Rode Thursday for the first time this week after giving Tiki man 3 days off:) Rode in the fabu new ring, and he felt pretty good up there. There are still some big piles of footing, so I can't really pull in any jumps or poles yet because Mark has to be able to maneuver his little tractor thing around up there. Sooo, I just rode my little track to the inside of the piles. He is so giving to the bit and dropping his head now. He just needed that ONE lesson with the draw reins to teach him HOW to break at the poll and give with the jaw. Unfortunately, the bit I'm riding him in right now is a $140 bit from Dover!! Eeek. Tried him in a Waterford bit today, but couldn't get a real feel about it for 2 reasons; 1. We went on a trail ride and 2. He was a little fresh! Rode him out solo because I don't want him to get sour in the ring. He felt so funny; very fresh, a little looky, reluctant to be leaving his buddies at dinner time ... you name it! Also, he got back shoes today for the first time since I've owned him. His back feet were VERY chewed up, so it was time ... at least for a few shoeing cycles. Went into the pulpwood forest, and he was good. As I said, reluctant, but good. I made the title about racehorses being bred to run, because I let him out for a little gallop; he LOVES it. My horse LOVES to run. I don't know if he failed at racing because he would run his heart out and he was too slow, or if for some reason he didn't fully perform, but he really enjoys it when I get in 2-point and let go of his face. LOVE my pony! Taking tomorrow off, then planning to ride M-F next week.
Sunday, May 24, 2009
Oh. My. Goodness. I am exhausted. It was a long weekend. I have to say, though, that my baby was INCREDIBLE!!!!! Here's how the weekend went:
Saturday I shipped Tiki to Patchwork to get a bath, get clipped up some more, and hang out until time to leave. I taught my usual lessons until 1:00, then the other 3 horses going got bathed and clipped up as well. Loaded Tiki and Bob together in Becca's trailer, and shipped them over to Wills Park (the local showgrounds). Unloaded the boys from the trailer, and took them for a little walk to take in the sights and do some grazing. This was our first show with Bob, but he has done a few little schooling shows at his old farm. Tiki was pretty sweaty and white eyed. I had the stud chain over his nose as a bit of a "pacifier" so he didn't forget his ground manners. He didn't try to bulldoze or anything, but he did walk nice and forward:) Walked him all the way down by the rings, and he started to shake. Eyeballed the golf carts with some trepidation, but did not show even a hint of a spook. Stood with his neck like a giraffe at the sound of the loudspeakers, but didn't throw it around. Watched all the horses and ponies, then tried to longe himself, lol. I took him to the hill overlooking the grounds, and hand grazed him for about 20 minutes. He would stop, stare, shake, eat a few bits of grass, then longe in a circle around me. Let him do that until he quit longeing himself, then took him back to the barn where I put him in his stall with some hay. The first time I led him to the stall, he tried to back up and didn't want to go in because he was so suspicious. I encouraged him to step in, and he did. I went off and did some trainer things, then Becca tacked him up to take him down to the ring to school. I stuffed his ears with ear poms to help muffle all the noise. They walked in the ring, and he flatted just fine. Becca got the right lead on the 2nd try, and he didn't try to swap out. I sent the little girl out because she was only doing w/t, then began schooling all the kids over the jumps. The jumps were already set at crossrails, and we were the only ones in the ring. I gave them a course to do, and Becca did a magnificent job with Tiki. He did EXACTLY as she asked. Trotted in, cantered in, no matter what he was SOOOO good. There was ONE jump he was impressed with, as you will see in the above pics. He didn't bat an eye at any of them.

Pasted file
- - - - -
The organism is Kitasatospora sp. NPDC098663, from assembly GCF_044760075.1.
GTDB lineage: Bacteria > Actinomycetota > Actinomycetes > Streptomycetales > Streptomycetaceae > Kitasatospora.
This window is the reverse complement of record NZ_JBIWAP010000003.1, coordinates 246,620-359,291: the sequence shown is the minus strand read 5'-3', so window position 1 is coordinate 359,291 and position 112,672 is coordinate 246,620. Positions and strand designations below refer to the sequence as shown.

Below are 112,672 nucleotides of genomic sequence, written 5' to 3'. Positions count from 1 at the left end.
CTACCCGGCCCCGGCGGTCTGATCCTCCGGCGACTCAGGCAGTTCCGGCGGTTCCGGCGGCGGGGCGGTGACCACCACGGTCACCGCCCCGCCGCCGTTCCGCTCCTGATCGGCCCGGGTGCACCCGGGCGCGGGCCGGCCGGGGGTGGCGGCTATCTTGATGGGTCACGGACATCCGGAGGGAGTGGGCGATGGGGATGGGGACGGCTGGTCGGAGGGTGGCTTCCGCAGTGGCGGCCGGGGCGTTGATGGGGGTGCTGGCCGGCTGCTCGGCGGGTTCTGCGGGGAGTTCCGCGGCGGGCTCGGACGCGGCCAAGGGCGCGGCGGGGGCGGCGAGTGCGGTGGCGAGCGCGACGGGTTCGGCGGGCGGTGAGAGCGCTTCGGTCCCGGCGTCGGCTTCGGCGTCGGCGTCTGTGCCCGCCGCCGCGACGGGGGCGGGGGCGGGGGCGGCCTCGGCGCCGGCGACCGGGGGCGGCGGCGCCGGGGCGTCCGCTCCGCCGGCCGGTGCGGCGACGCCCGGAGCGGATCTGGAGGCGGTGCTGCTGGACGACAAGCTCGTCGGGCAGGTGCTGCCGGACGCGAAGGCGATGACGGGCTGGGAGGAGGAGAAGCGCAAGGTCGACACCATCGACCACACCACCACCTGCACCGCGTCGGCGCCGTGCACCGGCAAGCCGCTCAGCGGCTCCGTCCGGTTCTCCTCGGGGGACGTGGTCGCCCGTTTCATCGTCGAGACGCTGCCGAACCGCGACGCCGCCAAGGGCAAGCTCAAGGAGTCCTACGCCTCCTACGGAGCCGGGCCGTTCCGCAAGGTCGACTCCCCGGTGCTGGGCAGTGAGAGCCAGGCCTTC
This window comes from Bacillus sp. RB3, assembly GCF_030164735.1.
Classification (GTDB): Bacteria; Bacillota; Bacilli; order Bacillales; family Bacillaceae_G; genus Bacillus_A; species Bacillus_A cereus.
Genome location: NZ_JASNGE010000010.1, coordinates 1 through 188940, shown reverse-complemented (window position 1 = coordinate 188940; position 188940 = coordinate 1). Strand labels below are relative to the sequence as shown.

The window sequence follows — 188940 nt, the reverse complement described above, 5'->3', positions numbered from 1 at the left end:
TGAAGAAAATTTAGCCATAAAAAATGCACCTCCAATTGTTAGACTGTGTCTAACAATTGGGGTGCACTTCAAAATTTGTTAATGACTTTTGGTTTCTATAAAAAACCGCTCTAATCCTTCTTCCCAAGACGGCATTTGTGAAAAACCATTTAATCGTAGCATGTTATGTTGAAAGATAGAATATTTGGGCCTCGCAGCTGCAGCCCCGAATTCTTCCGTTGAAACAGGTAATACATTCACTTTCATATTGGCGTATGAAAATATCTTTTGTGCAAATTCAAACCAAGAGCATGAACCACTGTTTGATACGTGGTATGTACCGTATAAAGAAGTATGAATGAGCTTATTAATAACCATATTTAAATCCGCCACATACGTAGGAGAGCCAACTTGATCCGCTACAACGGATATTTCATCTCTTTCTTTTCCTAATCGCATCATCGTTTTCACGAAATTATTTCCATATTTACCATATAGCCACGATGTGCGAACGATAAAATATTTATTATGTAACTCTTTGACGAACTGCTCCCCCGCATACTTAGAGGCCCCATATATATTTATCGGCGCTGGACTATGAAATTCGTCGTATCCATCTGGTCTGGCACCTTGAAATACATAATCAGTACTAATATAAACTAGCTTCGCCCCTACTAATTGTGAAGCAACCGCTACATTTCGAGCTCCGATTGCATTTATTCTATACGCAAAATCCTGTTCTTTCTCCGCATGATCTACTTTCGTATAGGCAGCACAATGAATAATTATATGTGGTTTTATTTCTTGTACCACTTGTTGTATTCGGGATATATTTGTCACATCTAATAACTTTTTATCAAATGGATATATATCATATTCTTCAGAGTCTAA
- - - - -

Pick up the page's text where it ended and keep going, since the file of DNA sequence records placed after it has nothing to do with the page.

Today he looked happy and relaxed in his stall. Pulled him out to go hand walk down by the rings, and he was so good Becca put him back. Worked with one of my students and her pony because the pony was HIGHLY unhappy with the blowing bushes. Got her schooled out of that, then began the day with the littlest girl and the biggest horse.:) She earned herself 2 5ths and a 4th, then it was a little break until Tiki's division. I gave him another bath to wash off yesterday's sweat and last night's poop off his shoulder. He schooled well, and Becca got his right lead on 2 separate occasions, yay! Still unimpressed with the schooling jump, it was then time to make the debut. He was STRAIGHT, he jumped the jumps JUST right, and he performed beautifully, alternating trotting in and cantering in. Got a 5th in that class (out of 9); 2nd one was even better. He actually landed all of his leads, and cantered in everything but the first jump. 4th in that one. No ribbon in u/s because he had a tough time with the right leaad. Finished that, then waited around until the day was over. Moral? it's a long day when you're at the horse show!:)
Thursday, May 21, 2009
... and had an absolute blast! Susan is wonderful; this week has been a total "breakthrough" week for the Tiki man. We literally walked across the street and went into her teeny little ring. I let him look at everything; it's a perfect ring for babies because it's small enough that they would have a hard time getting out of control, and has lots of things to look at, so they really just de-spook. She gave us good feedback on him flexing his neck and stepping under himself. We did lots of circles, and she gave me good corrections on sitting back and relaxing my elbows. We actually nailed the right lead twice the FIRST time, holy cow! The canter itself wasn't all that great, but dang it, we got that transition!;) The left lead was great as usual, she had me sit it of course (Susan is primarily a dressage trainer), and really helped him to feel comfortable dropping his head and working his jaw. I think I will try to take a monthly lesson from either Janet or Susan every month just to keep us on track, and make sure I don't get stale. I was able to use what feedback she gave me for Tiki on Audrey afterwards. He's off tomorrow, then it's Wills Park on Saturday!